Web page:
Electricians, if you don’t already have an online presence, it’s high time you started building one. Phone books are becoming increasingly obsolete, newspapers are read by fewer and fewer people under the age of 70, and while word of mouth is still the best way to get new business, the internet is now the best way for customers to share their experiences and let friends know about you.
So, if you haven’t taken the plunge yet, here are some things you can do yourself to build an online presence and make sure potential customers can find you.
Get Seen in Search Results
The first thing someone with an electrical problem is probably going to do is pull out their phone or open their laptop and do an internet search for “electricians in my area.” They’ll take a look at the first few results that pop up, read the reviews, and call the electrician they feel is right for them.
So, how do you make sure you’re in the search results?
The first thing you should do for your business online is to create or claim your Google business page. This link will take you to the place to do it. On that page, click “Manage Now.” You’ll be asked questions about what kind of business you own, where you’re located, what kind of contact information you want to show, etc.
Once you answer the basic questions and verify your address, you’ll be able to access your Google business dashboard. The main thing you want to do here is to update your contact info and location, add hours, etc. Once you’ve created the business page, you’ll show up on Google as a business, and customers can start leaving you reviews, which is essential to building your online presence. More on that later.
Facebook Business Page
The second thing most people will do when they need electrical services is get on Facebook and post something like, “I need help installing some new lighting fixtures. Who do you recommend?” Past customers might recommend you, but it’s best if they can share a link to your Facebook business page.
This is another page you can create fairly easily by yourself (it’s separate from your personal Facebook profile). You can find online tutorials to do this from beginning to end, but in short, you’ll find the button that says “Manage Pages,” then Create a Page. You’ll be asked for basic business info and will have the ability to add detailed descriptions of what you do, who you serve, prices, etc. You can have all the information you’d have on a website but without the expense or work of building a website.
Like Google, the Facebook business page is another place your customers can leave reviews. Reviews are the real driving magic behind being online. A few good reviews can take you from being a faceless, questionably trustworthy electrician to a friendly, personable business that customers want to hire. If you’re worried about getting bad reviews, don’t be too worried. You can respond publicly and privately to customer comments to try to resolve issues and show future visitors that you take customer satisfaction seriously.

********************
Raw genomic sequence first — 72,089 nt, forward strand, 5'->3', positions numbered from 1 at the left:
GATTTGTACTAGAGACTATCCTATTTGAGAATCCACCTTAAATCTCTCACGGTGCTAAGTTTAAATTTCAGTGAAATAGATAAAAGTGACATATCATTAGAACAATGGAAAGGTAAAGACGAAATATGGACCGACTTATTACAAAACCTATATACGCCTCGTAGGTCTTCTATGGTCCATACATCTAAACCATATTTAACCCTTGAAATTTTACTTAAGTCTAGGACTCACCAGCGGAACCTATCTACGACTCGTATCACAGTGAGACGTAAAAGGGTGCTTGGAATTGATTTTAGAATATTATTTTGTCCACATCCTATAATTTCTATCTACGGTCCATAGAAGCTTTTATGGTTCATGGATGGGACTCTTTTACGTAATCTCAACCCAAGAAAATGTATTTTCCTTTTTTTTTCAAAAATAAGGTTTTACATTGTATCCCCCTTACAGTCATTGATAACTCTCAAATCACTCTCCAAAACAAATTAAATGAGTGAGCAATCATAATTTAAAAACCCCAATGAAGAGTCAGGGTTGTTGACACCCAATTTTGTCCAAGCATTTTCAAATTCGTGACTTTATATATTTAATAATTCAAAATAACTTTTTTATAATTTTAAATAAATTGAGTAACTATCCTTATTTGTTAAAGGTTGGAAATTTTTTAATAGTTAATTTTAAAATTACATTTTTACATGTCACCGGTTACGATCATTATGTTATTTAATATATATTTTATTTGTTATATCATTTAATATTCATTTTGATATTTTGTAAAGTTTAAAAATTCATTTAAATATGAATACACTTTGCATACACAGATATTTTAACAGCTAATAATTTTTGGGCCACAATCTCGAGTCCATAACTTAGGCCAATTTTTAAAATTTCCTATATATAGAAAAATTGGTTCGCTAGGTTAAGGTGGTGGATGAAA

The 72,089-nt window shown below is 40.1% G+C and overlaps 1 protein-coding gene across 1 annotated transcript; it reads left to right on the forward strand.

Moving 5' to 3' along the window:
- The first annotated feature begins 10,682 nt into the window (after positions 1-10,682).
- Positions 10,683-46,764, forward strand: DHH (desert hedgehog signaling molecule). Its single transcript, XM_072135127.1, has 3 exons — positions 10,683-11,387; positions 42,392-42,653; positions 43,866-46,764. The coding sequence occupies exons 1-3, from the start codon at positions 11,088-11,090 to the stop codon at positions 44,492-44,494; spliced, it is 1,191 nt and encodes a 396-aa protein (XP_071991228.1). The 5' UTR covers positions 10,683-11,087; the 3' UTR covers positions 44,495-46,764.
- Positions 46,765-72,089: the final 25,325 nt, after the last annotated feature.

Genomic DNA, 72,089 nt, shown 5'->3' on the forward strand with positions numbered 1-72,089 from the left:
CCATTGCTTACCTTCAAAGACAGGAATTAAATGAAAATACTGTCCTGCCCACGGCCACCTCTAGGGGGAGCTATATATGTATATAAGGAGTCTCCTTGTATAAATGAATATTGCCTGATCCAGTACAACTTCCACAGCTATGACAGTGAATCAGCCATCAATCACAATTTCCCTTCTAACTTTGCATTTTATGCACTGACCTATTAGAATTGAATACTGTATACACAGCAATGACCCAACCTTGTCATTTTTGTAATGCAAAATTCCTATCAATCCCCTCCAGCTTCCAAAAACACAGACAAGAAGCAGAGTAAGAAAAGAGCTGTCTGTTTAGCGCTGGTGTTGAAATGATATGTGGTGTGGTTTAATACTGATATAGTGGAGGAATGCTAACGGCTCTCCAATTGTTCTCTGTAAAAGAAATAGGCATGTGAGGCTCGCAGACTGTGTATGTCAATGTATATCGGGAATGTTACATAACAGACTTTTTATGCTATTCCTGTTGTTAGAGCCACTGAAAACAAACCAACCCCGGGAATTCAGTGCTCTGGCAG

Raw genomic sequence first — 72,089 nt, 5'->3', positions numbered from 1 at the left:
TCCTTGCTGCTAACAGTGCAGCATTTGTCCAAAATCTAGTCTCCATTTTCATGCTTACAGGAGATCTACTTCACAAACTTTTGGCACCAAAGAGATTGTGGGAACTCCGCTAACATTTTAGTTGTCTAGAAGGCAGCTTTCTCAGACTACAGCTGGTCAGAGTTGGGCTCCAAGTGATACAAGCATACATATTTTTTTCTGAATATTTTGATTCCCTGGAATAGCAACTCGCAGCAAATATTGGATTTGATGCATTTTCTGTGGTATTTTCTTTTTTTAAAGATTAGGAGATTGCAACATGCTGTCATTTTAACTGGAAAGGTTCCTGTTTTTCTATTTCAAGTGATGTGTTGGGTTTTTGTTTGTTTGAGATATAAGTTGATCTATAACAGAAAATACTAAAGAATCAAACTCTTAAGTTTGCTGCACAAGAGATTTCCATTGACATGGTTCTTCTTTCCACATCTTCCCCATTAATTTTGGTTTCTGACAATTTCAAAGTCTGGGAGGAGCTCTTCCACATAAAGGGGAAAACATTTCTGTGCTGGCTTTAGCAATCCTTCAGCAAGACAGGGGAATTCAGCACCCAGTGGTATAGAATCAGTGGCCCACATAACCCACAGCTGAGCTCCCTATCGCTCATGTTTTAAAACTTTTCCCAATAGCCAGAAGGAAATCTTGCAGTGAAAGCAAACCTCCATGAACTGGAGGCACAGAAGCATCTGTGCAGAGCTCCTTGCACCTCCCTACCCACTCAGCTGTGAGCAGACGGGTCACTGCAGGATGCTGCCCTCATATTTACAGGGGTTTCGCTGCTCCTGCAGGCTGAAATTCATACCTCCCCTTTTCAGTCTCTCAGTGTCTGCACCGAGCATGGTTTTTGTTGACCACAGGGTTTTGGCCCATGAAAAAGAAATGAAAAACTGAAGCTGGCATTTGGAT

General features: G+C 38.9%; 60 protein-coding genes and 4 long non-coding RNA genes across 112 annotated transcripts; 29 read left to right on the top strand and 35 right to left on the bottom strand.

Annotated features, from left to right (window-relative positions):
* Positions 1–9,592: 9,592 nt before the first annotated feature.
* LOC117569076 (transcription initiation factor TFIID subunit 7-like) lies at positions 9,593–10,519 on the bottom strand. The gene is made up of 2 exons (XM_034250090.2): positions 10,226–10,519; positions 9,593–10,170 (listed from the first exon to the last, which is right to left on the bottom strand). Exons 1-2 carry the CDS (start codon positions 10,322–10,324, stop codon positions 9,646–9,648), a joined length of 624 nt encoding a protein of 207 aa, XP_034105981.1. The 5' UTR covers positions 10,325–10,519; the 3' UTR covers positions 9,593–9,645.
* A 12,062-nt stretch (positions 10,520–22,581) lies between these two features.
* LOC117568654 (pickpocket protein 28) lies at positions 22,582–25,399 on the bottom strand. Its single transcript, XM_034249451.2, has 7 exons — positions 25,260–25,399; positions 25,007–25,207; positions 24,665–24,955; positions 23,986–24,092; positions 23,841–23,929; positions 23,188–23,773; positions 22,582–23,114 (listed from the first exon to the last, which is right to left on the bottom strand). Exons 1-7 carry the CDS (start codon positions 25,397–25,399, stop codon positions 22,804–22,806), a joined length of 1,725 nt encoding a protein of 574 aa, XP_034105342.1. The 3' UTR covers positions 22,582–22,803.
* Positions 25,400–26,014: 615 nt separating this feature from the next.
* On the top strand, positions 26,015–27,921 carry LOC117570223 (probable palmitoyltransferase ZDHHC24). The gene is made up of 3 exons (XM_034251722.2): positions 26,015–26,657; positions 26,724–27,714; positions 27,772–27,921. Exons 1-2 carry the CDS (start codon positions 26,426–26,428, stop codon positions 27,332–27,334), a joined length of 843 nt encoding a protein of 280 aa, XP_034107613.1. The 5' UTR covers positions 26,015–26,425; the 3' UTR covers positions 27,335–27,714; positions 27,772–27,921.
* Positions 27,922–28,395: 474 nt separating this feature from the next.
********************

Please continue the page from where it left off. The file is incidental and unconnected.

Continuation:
Encourage customers to leave you reviews. Oftentimes, you just need to ask, in person at the time of service and again in a follow-up email a few days later. Incentives, like offering a discount for future service or hosting a prize drawing, are also good ways to get more reviews – just be aware that the incentive must be equally available to anyone, whether their review is positive or negative.
Do I Need a Website?
The short answer is, no, you don’t have to have a website. A website is great, but only if you’re willing and able to keep it up to date. An outdated website is almost more of a turnoff for a potential customer than no website at all. So if you’re a one-man or woman show and not interested in learning to manage the site by yourself, it’s probably better to stick with the suggestions above and leave a website alone until you can hire someone to do it and do it well.
If you are willing to learn how to do some basic website maintenance, there are many platforms that are user friendly and made for people with all levels of technical experience. Check some out (many have a free trial), and if you can, find someone who knows the platform to walk you through it.
You may get offers from young, enthusiastic web designers who are willing to build you a site for free but don’t accept unless they’re willing to use a platform you’re comfortable with and then to train you to update it once they’ve finished building.
As you can hopefully see, getting yourself online isn’t too difficult or demanding. Make sure you’re comfortable managing each page you open before moving onto the next one, and don’t ever let your information become outdated. These few strategies will help new customers find you and let past customers share their experiences with others, building your credibility, and helping you get more business with less effort.
We love to hear from you! If you don’t have an online business presence yet, what’s stopping you from getting one? Let us know in the comments.